Joplin’s untimely death, caused by syphilis which descended into dementia, marked the end of ragtime and a sad lapse in interest around his music. But his compositions were rediscovered and rose to popularity again in the early 1970s, when Joshua Rifkin released an extremely successful album of his pieces. This was followed by the Academy Award-winning 1973 film The Sting that used several of Joplin’s compositions, including ‘The Entertainer’ and ‘Solace’.
William Grant Still (1895 – 1978)
Still’s career is a story of firsts: dubbed ‘The Dean’ of African-American composers, he was the first African American to conduct a major American symphony orchestra, the first to have an opera produced by a major opera company (the New York City Opera), the first to have a symphony (his First Symphony) performed by a leading orchestra, and the first to have an opera performed on national TV.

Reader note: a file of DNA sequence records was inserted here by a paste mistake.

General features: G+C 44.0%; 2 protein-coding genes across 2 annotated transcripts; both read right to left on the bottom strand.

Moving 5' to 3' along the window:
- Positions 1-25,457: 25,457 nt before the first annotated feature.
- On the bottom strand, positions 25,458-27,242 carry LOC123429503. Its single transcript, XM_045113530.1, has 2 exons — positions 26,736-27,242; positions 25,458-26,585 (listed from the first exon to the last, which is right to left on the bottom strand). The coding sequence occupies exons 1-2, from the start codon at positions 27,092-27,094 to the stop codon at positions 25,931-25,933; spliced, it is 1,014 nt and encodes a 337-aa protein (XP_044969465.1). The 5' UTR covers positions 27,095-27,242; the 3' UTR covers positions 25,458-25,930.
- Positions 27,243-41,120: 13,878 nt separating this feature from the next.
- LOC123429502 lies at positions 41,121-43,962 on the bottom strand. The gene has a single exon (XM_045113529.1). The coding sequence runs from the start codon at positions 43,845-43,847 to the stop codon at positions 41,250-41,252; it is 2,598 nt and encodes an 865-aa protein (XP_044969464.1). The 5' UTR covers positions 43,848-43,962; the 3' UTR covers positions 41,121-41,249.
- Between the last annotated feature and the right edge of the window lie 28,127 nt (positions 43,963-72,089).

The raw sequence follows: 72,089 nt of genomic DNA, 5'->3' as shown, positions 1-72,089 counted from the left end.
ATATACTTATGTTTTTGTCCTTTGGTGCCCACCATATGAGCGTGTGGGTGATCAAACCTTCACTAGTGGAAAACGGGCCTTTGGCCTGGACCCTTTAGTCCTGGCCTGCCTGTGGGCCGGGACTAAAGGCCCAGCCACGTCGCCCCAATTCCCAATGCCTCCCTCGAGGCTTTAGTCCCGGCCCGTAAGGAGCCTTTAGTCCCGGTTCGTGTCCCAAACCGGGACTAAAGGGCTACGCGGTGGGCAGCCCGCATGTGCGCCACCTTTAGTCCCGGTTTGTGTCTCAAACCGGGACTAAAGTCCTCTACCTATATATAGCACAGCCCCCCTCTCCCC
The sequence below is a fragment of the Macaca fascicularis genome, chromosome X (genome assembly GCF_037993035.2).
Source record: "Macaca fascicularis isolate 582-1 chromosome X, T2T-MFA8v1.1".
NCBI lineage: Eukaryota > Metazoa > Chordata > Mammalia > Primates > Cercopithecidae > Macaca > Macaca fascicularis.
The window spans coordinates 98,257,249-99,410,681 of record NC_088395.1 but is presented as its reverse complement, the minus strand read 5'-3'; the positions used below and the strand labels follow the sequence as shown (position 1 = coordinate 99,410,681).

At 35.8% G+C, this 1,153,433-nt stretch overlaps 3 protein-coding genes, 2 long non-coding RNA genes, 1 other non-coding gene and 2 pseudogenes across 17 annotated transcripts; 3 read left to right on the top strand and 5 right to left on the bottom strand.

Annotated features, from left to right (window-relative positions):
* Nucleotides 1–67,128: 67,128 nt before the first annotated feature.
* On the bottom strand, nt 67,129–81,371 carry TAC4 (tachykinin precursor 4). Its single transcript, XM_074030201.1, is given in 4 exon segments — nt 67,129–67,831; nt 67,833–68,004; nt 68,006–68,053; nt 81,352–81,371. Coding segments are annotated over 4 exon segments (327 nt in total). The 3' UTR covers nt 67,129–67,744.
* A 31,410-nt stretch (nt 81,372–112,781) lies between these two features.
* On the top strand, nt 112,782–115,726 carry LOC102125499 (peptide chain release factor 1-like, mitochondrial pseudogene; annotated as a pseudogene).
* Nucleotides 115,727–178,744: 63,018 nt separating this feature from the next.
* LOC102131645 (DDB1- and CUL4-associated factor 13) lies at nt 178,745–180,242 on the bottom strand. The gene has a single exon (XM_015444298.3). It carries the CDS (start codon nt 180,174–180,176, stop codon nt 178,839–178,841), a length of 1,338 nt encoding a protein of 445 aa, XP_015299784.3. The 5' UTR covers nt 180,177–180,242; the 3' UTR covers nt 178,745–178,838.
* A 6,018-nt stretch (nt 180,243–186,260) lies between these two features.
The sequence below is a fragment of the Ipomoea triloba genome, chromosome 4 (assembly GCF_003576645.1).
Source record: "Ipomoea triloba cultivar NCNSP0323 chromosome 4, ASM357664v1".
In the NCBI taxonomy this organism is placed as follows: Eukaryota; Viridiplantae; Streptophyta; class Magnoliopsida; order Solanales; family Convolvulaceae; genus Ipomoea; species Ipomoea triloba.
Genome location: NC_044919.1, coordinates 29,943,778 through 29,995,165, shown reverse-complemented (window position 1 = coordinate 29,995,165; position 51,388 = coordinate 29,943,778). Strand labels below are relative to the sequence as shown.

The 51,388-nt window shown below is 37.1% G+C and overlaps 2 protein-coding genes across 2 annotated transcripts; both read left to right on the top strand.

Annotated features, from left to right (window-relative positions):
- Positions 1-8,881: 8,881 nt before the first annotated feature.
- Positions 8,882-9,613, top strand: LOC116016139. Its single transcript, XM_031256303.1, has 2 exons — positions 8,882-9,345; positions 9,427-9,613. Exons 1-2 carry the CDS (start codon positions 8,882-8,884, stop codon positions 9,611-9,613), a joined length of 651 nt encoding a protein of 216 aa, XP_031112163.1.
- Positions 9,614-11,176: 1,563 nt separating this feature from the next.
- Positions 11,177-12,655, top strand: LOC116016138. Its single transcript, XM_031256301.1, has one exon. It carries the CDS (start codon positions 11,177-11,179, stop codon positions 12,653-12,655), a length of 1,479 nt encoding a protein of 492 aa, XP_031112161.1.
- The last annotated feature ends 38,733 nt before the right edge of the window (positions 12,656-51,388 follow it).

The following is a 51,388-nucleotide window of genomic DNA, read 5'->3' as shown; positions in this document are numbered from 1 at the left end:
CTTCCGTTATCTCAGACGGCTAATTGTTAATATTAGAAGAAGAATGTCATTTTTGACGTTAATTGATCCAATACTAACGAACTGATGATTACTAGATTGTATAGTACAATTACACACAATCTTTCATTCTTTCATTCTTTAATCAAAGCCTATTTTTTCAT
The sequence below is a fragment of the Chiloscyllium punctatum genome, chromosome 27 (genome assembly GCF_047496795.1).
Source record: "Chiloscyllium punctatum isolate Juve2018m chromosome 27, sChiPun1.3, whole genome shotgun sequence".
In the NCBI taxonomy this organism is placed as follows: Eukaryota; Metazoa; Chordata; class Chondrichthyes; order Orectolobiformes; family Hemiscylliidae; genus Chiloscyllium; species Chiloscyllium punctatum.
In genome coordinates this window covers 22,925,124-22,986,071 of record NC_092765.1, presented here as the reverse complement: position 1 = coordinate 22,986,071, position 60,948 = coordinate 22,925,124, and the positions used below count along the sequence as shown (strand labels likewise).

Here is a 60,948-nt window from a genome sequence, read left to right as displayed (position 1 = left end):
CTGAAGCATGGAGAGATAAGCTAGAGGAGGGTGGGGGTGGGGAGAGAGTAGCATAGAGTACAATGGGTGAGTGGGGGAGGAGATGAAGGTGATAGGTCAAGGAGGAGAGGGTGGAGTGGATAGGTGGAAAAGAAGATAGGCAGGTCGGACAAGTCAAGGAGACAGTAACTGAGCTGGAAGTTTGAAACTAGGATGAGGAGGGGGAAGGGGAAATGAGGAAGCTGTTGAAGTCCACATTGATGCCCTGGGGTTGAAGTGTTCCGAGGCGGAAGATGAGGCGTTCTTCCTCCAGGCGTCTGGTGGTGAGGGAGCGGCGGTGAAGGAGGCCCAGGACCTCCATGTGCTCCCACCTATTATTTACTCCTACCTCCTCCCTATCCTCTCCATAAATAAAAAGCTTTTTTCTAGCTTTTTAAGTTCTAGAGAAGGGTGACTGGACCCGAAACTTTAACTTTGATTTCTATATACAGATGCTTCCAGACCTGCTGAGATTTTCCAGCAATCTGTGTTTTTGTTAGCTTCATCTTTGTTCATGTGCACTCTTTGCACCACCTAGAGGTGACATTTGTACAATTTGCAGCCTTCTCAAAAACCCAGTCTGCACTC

Still composed more than 150 works in his lifetime, including five symphonies and eight operas, the most famous of which is his ‘Afro-American’ Symphony No. 1. He also found time to moonlight as an oboist, conductor and jazz arranger.
Wynton Marsalis (born 1961)
Trumpeter Wynton Marsalis is one of the biggest stars in jazz, but his inventive and infectious jazz, gospel and spiritual-infused compositions have become some of the most important new works to hit classical concert halls.
In 1997, Marsalis became the first jazz musician to win the Pulitzer Prize for Music with his oratorio Blood on the Fields.
(bios provided by ClassicFM)
I encourage you all to celebrate these musicians and add their works to your repertoire if they aren’t already there.
When we celebrate and embrace our differences, we can see each other for all of who we are and appreciate all of our gifts.
Happy Pride and Black Music Month!
Sachet Watson, M.S.
Diversity & Inclusion Coordinator